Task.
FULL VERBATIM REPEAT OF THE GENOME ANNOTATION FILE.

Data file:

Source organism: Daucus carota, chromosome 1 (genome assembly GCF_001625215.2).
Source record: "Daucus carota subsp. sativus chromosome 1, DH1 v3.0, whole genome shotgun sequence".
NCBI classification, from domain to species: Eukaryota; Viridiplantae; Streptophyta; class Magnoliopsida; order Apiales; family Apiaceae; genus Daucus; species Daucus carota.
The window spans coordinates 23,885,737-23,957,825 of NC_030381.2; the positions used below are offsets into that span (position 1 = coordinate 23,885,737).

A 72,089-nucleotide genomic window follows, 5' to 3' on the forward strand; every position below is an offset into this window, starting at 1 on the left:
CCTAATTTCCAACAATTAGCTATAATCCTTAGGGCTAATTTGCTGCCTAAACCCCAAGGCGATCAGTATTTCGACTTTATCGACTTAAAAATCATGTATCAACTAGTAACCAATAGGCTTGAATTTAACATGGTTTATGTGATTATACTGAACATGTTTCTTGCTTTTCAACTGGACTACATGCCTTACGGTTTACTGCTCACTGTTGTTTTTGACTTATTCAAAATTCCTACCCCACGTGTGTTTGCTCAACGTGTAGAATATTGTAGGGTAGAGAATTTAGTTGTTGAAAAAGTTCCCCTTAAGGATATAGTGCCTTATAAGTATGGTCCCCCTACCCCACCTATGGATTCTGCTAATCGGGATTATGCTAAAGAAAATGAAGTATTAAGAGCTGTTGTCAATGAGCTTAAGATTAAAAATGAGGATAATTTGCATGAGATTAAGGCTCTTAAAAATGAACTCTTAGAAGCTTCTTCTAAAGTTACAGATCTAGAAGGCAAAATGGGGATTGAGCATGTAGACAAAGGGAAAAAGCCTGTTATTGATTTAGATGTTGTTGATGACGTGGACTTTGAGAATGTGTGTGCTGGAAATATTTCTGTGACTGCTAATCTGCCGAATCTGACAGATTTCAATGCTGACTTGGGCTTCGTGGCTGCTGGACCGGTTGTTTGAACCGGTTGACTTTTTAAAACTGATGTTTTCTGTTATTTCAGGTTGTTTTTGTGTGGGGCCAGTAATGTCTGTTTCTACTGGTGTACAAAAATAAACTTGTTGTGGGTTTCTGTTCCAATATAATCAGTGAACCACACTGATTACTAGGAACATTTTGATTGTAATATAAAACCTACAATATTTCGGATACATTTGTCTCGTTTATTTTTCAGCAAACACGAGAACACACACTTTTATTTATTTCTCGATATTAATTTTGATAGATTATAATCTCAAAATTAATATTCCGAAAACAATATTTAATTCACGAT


Source organism: Daucus carota, chromosome 1 (genome assembly GCF_001625215.2).
Source record: "Daucus carota subsp. sativus chromosome 1, DH1 v3.0, whole genome shotgun sequence".
NCBI classification, from domain to species: Eukaryota; Viridiplantae; Streptophyta; class Magnoliopsida; order Apiales; family Apiaceae; genus Daucus; species Daucus carota.
The window spans coordinates 23,885,737-23,957,825 of NC_030381.2; the positions used below are offsets into that span (position 1 = coordinate 23,885,737).

A 72,089-nucleotide genomic window follows, 5' to 3' on the forward strand; every position below is an offset into this window, starting at 1 on the left:
CCTAATTTCCAACAATTAGCTATAATCCTTAGGGCTAATTTGCTGCCTAAACCCCAAGGCGATCAGTATTTCGACTTTATCGACTTAAAAATCATGTATCAACTAGTAACCAATAGGCTTGAATTTAACATGGTTTATGTGATTATACTGAACATGTTTCTTGCTTTTCAACTGGACTACATGCCTTACGGTTTACTGCTCACTGTTGTTTTTGACTTATTCAAAATTCCTACCCCACGTGTGTTTGCTCAACGTGTAGAATATTGTAGGGTAGAGAATTTAGTTGTTGAAAAAGTTCCCCTTAAGGATATAGTGCCTTATAAGTATGGTCCCCCTACCCCACCTATGGATTCTGCTAATCGGGATTATGCTAAAGAAAATGAAGTATTAAGAGCTGTTGTCAATGAGCTTAAGATTAAAAATGAGGATAATTTGCATGAGATTAAGGCTCTTAAAAATGAACTCTTAGAAGCTTCTTCTAAAGTTACAGATCTAGAAGGCAAAATGGGGATTGAGCATGTAGACAAAGGGAAAAAGCCTGTTATTGATTTAGATGTTGTTGATGACGTGGACTTTGAGAATGTGTGTGCTGGAAATATTTCTGTGACTGCTAATCTGCCGAATCTGACAGATTTCAATGCTGACTTGGGCTTCGTGGCTGCTGGACCGGTTGTTTGAACCGGTTGACTTTTTAAAACTGATGTTTTCTGTTATTTCAGGTTGTTTTTGTGTGGGGCCAGTAATGTCTGTTTCTACTGGTGTACAAAAATAAACTTGTTGTGGGTTTCTGTTCCAATATAATCAGTGAACCACACTGATTACTAGGAACATTTTGATTGTAATATAAAACCTACAATATTTCGGATACATTTGTCTCGTTTATTTTTCAGCAAACACGAGAACACACACTTTTATTTATTTCTCGATATTAATTTTGATAGATTATAATCTCAAAATTAATATTCCGAAAACAATATTTAATTCACGAT